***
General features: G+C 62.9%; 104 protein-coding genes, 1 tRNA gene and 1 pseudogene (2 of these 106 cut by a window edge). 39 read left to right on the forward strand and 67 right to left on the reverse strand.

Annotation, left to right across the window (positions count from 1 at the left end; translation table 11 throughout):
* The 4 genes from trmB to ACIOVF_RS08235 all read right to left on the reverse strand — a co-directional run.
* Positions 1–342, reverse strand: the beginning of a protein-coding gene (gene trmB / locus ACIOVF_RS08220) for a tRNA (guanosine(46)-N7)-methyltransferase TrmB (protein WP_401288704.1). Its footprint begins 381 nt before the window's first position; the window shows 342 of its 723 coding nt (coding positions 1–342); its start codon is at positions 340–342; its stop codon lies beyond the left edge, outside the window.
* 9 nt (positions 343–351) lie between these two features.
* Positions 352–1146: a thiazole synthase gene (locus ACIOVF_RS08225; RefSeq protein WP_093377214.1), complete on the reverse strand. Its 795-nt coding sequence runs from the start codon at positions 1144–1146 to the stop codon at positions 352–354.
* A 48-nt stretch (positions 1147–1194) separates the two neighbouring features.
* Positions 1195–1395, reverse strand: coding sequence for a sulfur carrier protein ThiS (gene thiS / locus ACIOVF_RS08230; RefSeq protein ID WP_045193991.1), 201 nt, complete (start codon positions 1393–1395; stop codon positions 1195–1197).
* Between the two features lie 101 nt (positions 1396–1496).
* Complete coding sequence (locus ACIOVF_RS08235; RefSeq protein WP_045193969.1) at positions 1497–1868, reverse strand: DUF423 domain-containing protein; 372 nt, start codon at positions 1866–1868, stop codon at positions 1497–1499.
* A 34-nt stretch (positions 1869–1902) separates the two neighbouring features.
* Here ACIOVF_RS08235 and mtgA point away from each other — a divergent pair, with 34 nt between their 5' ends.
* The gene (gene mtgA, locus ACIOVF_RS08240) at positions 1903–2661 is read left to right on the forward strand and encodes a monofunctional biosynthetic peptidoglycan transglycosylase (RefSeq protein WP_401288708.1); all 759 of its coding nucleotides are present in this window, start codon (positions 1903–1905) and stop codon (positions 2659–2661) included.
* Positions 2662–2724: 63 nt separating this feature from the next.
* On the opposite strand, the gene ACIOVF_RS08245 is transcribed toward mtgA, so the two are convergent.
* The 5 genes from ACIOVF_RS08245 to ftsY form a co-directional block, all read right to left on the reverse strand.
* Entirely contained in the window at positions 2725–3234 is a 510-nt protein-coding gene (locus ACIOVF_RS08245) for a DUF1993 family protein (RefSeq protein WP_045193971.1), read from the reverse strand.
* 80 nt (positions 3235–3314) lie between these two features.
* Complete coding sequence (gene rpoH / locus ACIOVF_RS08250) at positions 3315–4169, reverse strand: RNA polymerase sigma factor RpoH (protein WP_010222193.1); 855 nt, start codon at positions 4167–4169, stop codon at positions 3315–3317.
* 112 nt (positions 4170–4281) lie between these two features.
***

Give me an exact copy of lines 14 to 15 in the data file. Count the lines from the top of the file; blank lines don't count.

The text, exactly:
* Positions 2662–2724: 63 nt separating this feature from the next.
* On the opposite strand, the gene ACIOVF_RS08245 is transcribed toward mtgA, so the two are convergent.